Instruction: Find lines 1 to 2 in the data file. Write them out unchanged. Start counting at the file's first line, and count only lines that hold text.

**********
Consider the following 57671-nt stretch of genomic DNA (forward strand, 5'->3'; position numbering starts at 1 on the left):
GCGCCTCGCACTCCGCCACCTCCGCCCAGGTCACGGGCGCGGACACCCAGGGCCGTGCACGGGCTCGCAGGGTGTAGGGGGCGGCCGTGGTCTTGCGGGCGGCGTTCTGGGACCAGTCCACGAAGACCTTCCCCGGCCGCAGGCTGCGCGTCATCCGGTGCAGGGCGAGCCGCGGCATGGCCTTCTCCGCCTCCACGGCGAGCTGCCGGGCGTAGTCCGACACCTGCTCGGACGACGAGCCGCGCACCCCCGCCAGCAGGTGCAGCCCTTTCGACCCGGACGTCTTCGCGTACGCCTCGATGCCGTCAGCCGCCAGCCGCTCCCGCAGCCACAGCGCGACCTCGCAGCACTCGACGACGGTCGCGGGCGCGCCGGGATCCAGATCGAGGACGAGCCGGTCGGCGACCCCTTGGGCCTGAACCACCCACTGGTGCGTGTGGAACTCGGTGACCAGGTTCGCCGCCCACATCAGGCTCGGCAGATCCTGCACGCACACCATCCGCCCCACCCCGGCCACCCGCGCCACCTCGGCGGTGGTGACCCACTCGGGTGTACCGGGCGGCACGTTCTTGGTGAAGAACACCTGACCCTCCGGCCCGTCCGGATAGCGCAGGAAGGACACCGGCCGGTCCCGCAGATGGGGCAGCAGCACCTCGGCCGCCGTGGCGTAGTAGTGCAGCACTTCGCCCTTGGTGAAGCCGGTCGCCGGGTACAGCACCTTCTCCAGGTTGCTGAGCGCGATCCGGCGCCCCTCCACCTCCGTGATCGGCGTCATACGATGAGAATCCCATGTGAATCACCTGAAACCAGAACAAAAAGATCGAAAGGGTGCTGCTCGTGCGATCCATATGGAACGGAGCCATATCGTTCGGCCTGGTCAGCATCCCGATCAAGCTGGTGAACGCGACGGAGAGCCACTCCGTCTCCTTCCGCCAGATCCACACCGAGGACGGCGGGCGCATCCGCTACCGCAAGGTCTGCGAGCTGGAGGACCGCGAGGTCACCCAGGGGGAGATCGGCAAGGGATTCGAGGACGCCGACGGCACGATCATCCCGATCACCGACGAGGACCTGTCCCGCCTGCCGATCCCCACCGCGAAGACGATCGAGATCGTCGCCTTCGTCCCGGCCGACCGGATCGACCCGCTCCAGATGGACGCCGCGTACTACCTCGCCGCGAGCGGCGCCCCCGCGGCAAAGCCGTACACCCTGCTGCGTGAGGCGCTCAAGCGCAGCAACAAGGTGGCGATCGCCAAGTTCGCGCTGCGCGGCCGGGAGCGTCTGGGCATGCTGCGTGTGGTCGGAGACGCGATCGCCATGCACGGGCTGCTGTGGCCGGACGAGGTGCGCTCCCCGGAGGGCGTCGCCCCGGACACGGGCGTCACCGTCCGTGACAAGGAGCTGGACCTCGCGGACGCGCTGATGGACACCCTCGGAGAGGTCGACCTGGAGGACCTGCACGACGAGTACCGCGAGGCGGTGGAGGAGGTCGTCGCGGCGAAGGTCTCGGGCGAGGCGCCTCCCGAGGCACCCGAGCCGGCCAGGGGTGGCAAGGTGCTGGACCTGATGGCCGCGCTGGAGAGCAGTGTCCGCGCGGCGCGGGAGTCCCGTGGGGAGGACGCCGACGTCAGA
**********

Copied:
Consider the following 57671-nt stretch of genomic DNA (forward strand, 5'->3'; position numbering starts at 1 on the left):
GCGCCTCGCACTCCGCCACCTCCGCCCAGGTCACGGGCGCGGACACCCAGGGCCGTGCACGGGCTCGCAGGGTGTAGGGGGCGGCCGTGGTCTTGCGGGCGGCGTTCTGGGACCAGTCCACGAAGACCTTCCCCGGCCGCAGGCTGCGCGTCATCCGGTGCAGGGCGAGCCGCGGCATGGCCTTCTCCGCCTCCACGGCGAGCTGCCGGGCGTAGTCCGACACCTGCTCGGACGACGAGCCGCGCACCCCCGCCAGCAGGTGCAGCCCTTTCGACCCGGACGTCTTCGCGTACGCCTCGATGCCGTCAGCCGCCAGCCGCTCCCGCAGCCACAGCGCGACCTCGCAGCACTCGACGACGGTCGCGGGCGCGCCGGGATCCAGATCGAGGACGAGCCGGTCGGCGACCCCTTGGGCCTGAACCACCCACTGGTGCGTGTGGAACTCGGTGACCAGGTTCGCCGCCCACATCAGGCTCGGCAGATCCTGCACGCACACCATCCGCCCCACCCCGGCCACCCGCGCCACCTCGGCGGTGGTGACCCACTCGGGTGTACCGGGCGGCACGTTCTTGGTGAAGAACACCTGACCCTCCGGCCCGTCCGGATAGCGCAGGAAGGACACCGGCCGGTCCCGCAGATGGGGCAGCAGCACCTCGGCCGCCGTGGCGTAGTAGTGCAGCACTTCGCCCTTGGTGAAGCCGGTCGCCGGGTACAGCACCTTCTCCAGGTTGCTGAGCGCGATCCGGCGCCCCTCCACCTCCGTGATCGGCGTCATACGATGAGAATCCCATGTGAATCACCTGAAACCAGAACAAAAAGATCGAAAGGGTGCTGCTCGTGCGATCCATATGGAACGGAGCCATATCGTTCGGCCTGGTCAGCATCCCGATCAAGCTGGTGAACGCGACGGAGAGCCACTCCGTCTCCTTCCGCCAGATCCACACCGAGGACGGCGGGCGCATCCGCTACCGCAAGGTCTGCGAGCTGGAGGACCGCGAGGTCACCCAGGGGGAGATCGGCAAGGGATTCGAGGACGCCGACGGCACGATCATCCCGATCACCGACGAGGACCTGTCCCGCCTGCCGATCCCCACCGCGAAGACGATCGAGATCGTCGCCTTCGTCCCGGCCGACCGGATCGACCCGCTCCAGATGGACGCCGCGTACTACCTCGCCGCGAGCGGCGCCCCCGCGGCAAAGCCGTACACCCTGCTGCGTGAGGCGCTCAAGCGCAGCAACAAGGTGGCGATCGCCAAGTTCGCGCTGCGCGGCCGGGAGCGTCTGGGCATGCTGCGTGTGGTCGGAGACGCGATCGCCATGCACGGGCTGCTGTGGCCGGACGAGGTGCGCTCCCCGGAGGGCGTCGCCCCGGACACGGGCGTCACCGTCCGTGACAAGGAGCTGGACCTCGCGGACGCGCTGATGGACACCCTCGGAGAGGTCGACCTGGAGGACCTGCACGACGAGTACCGCGAGGCGGTGGAGGAGGTCGTCGCGGCGAAGGTCTCGGGCGAGGCGCCTCCCGAGGCACCCGAGCCGGCCAGGGGTGGCAAGGTGCTGGACCTGATGGCCGCGCTGGAGAGCAGTGTCCGCGCGGCGCGGGAGTCCCGTGGGGAGGACGCCGACGTCAGA